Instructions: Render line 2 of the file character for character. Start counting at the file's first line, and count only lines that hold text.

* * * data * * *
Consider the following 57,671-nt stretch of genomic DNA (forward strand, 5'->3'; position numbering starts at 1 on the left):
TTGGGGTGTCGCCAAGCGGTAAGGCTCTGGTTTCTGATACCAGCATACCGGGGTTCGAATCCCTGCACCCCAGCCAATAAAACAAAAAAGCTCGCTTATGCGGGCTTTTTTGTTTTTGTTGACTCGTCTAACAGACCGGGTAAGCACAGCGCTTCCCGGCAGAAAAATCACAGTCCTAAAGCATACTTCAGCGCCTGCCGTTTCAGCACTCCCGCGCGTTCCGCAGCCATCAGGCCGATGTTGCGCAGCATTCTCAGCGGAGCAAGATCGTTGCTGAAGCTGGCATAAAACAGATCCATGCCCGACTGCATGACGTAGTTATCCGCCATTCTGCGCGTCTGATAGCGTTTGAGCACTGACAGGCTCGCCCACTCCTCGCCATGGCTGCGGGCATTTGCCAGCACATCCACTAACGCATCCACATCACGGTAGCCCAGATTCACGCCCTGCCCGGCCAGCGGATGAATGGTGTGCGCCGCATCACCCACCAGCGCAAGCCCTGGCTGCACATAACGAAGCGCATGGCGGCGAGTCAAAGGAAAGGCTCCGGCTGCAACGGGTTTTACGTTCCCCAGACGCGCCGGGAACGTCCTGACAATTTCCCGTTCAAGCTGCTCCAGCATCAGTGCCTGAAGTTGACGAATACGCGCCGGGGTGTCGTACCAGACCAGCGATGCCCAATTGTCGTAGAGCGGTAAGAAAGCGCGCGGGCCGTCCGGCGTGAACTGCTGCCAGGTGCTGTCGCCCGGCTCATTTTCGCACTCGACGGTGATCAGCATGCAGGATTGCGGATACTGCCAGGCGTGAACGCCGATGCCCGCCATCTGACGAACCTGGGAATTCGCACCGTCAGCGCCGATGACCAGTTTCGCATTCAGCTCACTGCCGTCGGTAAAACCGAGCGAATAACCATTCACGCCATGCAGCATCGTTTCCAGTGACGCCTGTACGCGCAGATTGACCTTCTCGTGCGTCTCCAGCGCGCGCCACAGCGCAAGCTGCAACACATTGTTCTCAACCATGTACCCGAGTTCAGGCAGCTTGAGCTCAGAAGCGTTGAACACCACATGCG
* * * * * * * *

TTGGGGTGTCGCCAAGCGGTAAGGCTCTGGTTTCTGATACCAGCATACCGGGGTTCGAATCCCTGCACCCCAGCCAATAAAACAAAAAAGCTCGCTTATGCGGGCTTTTTTGTTTTTGTTGACTCGTCTAACAGACCGGGTAAGCACAGCGCTTCCCGGCAGAAAAATCACAGTCCTAAAGCATACTTCAGCGCCTGCCGTTTCAGCACTCCCGCGCGTTCCGCAGCCATCAGGCCGATGTTGCGCAGCATTCTCAGCGGAGCAAGATCGTTGCTGAAGCTGGCATAAAACAGATCCATGCCCGACTGCATGACGTAGTTATCCGCCATTCTGCGCGTCTGATAGCGTTTGAGCACTGACAGGCTCGCCCACTCCTCGCCATGGCTGCGGGCATTTGCCAGCACATCCACTAACGCATCCACATCACGGTAGCCCAGATTCACGCCCTGCCCGGCCAGCGGATGAATGGTGTGCGCCGCATCACCCACCAGCGCAAGCCCTGGCTGCACATAACGAAGCGCATGGCGGCGAGTCAAAGGAAAGGCTCCGGCTGCAACGGGTTTTACGTTCCCCAGACGCGCCGGGAACGTCCTGACAATTTCCCGTTCAAGCTGCTCCAGCATCAGTGCCTGAAGTTGACGAATACGCGCCGGGGTGTCGTACCAGACCAGCGATGCCCAATTGTCGTAGAGCGGTAAGAAAGCGCGCGGGCCGTCCGGCGTGAACTGCTGCCAGGTGCTGTCGCCCGGCTCATTTTCGCACTCGACGGTGATCAGCATGCAGGATTGCGGATACTGCCAGGCGTGAACGCCGATGCCCGCCATCTGACGAACCTGGGAATTCGCACCGTCAGCGCCGATGACCAGTTTCGCATTCAGCTCACTGCCGTCGGTAAAACCGAGCGAATAACCATTCACGCCATGCAGCATCGTTTCCAGTGACGCCTGTACGCGCAGATTGACCTTCTCGTGCGTCTCCAGCGCGCGCCACAGCGCAAGCTGCAACACATTGTTCTCAACCATGTACCCGAGTTCAGGCAGCTTGAGCTCAGAAGCGTTGAACACCACATGCG